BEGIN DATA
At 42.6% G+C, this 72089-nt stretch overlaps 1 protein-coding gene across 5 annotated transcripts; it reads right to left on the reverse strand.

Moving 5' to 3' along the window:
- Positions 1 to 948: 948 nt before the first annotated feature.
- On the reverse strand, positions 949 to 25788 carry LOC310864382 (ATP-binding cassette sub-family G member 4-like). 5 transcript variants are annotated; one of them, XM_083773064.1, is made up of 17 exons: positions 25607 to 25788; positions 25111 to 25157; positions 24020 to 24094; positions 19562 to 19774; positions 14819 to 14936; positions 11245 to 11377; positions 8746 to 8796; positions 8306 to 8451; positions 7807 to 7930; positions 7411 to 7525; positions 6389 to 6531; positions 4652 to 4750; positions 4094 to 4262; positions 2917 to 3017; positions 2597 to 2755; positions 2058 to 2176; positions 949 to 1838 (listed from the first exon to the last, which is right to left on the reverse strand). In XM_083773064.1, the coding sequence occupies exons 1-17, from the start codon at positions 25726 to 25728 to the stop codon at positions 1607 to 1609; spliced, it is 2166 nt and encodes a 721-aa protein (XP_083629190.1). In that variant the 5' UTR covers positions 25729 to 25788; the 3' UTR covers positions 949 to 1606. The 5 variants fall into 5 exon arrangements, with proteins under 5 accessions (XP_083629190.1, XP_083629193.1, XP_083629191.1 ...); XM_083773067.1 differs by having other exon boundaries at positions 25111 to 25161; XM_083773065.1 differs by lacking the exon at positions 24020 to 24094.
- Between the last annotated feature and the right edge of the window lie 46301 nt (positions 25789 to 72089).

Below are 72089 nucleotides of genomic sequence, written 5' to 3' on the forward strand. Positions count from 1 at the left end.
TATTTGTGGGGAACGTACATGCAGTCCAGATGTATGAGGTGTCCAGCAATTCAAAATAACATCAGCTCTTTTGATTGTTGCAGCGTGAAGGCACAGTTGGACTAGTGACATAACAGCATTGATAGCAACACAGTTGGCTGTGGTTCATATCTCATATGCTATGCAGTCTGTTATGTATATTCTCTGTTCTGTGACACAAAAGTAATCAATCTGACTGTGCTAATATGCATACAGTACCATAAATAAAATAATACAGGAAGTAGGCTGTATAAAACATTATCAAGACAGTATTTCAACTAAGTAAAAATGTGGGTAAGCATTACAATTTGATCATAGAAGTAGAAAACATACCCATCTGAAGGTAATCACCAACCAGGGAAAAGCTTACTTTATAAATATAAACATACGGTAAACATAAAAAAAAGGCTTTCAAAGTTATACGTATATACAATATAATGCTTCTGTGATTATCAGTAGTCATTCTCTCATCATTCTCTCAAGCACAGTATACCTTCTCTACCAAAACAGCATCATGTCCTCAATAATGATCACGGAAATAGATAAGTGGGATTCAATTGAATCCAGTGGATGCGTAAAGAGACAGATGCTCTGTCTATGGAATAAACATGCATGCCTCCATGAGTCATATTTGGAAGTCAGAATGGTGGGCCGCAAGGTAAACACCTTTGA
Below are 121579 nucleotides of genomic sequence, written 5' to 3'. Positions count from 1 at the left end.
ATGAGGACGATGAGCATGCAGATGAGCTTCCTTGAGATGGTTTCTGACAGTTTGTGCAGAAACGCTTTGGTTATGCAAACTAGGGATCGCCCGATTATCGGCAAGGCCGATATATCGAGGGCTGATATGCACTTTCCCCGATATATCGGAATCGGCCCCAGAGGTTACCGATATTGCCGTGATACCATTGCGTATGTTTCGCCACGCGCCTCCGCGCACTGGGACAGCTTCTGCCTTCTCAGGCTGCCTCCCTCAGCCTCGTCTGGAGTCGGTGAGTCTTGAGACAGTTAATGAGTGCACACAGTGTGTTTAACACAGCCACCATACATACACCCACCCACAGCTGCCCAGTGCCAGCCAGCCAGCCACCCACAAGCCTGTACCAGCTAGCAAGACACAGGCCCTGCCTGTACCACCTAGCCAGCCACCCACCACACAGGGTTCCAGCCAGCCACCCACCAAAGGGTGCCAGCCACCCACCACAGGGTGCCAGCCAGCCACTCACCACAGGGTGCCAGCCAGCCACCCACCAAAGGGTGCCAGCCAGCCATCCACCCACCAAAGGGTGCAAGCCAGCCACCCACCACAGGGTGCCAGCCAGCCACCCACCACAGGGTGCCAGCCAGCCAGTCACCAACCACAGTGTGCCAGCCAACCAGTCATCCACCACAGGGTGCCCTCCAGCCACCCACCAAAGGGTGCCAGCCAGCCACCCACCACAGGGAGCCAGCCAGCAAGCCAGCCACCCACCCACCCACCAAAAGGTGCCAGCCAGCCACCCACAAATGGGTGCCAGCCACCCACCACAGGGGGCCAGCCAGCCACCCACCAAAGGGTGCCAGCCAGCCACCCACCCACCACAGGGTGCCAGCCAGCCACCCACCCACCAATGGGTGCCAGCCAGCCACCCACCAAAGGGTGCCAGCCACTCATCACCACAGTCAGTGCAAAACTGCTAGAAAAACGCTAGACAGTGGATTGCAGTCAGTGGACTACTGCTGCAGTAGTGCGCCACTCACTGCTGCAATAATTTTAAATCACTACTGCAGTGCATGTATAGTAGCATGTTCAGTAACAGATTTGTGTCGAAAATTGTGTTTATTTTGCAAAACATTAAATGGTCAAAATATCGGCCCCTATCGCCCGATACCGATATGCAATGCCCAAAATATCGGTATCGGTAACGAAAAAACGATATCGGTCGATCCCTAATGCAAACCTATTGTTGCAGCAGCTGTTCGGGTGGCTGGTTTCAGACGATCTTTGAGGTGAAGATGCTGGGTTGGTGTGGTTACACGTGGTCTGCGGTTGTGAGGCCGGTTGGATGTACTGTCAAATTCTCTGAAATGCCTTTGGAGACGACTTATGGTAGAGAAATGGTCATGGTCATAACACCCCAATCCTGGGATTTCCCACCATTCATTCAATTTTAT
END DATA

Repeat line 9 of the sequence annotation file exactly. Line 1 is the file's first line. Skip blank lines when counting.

ATGAGGACGATGAGCATGCAGATGAGCTTCCTTGAGATGGTTTCTGACAGTTTGTGCAGAAACGCTTTGGTTATGCAAACTAGGGATCGCCCGATTATCGGCAAGGCCGATATATCGAGGGCTGATATGCACTTTCCCCGATATATCGGAATCGGCCCCAGAGGTTACCGATATTGCCGTGATACCATTGCGTATGTTTCGCCACGCGCCTCCGCGCACTGGGACAGCTTCTGCCTTCTCAGGCTGCCTCCCTCAGCCTCGTCTGGAGTCGGTGAGTCTTGAGACAGTTAATGAGTGCACACAGTGTGTTTAACACAGCCACCATACATACACCCACCCACAGCTGCCCAGTGCCAGCCAGCCAGCCACCCACAAGCCTGTACCAGCTAGCAAGACACAGGCCCTGCCTGTACCACCTAGCCAGCCACCCACCACACAGGGTTCCAGCCAGCCACCCACCAAAGGGTGCCAGCCACCCACCACAGGGTGCCAGCCAGCCACTCACCACAGGGTGCCAGCCAGCCACCCACCAAAGGGTGCCAGCCAGCCATCCACCCACCAAAGGGTGCAAGCCAGCCACCCACCACAGGGTGCCAGCCAGCCACCCACCACAGGGTGCCAGCCAGCCAGTCACCAACCACAGTGTGCCAGCCAACCAGTCATCCACCACAGGGTGCCCTCCAGCCACCCACCAAAGGGTGCCAGCCAGCCACCCACCACAGGGAGCCAGCCAGCAAGCCAGCCACCCACCCACCCACCAAAAGGTGCCAGCCAGCCACCCACAAATGGGTGCCAGCCACCCACCACAGGGGGCCAGCCAGCCACCCACCAAAGGGTGCCAGCCAGCCACCCACCCACCACAGGGTGCCAGCCAGCCACCCACCCACCAATGGGTGCCAGCCAGCCACCCACCAAAGGGTGCCAGCCACTCATCACCACAGTCAGTGCAAAACTGCTAGAAAAACGCTAGACAGTGGATTGCAGTCAGTGGACTACTGCTGCAGTAGTGCGCCACTCACTGCTGCAATAATTTTAAATCACTACTGCAGTGCATGTATAGTAGCATGTTCAGTAACAGATTTGTGTCGAAAATTGTGTTTATTTTGCAAAACATTAAATGGTCAAAATATCGGCCCCTATCGCCCGATACCGATATGCAATGCCCAAAATATCGGTATCGGTAACGAAAAAACGATATCGGTCGATCCCTAATGCAAACCTATTGTTGCAGCAGCTGTTCGGGTGGCTGGTTTCAGACGATCTTTGAGGTGAAGATGCTGGGTTGGTGTGGTTACACGTGGTCTGCGGTTGTGAGGCCGGTTGGATGTACTGTCAAATTCTCTGAAATGCCTTTGGAGACGACTTATGGTAGAGAAATGGTCATGGTCATAACACCCCAATCCTGGGATTTCCCACCATTCATTCAATTTTAT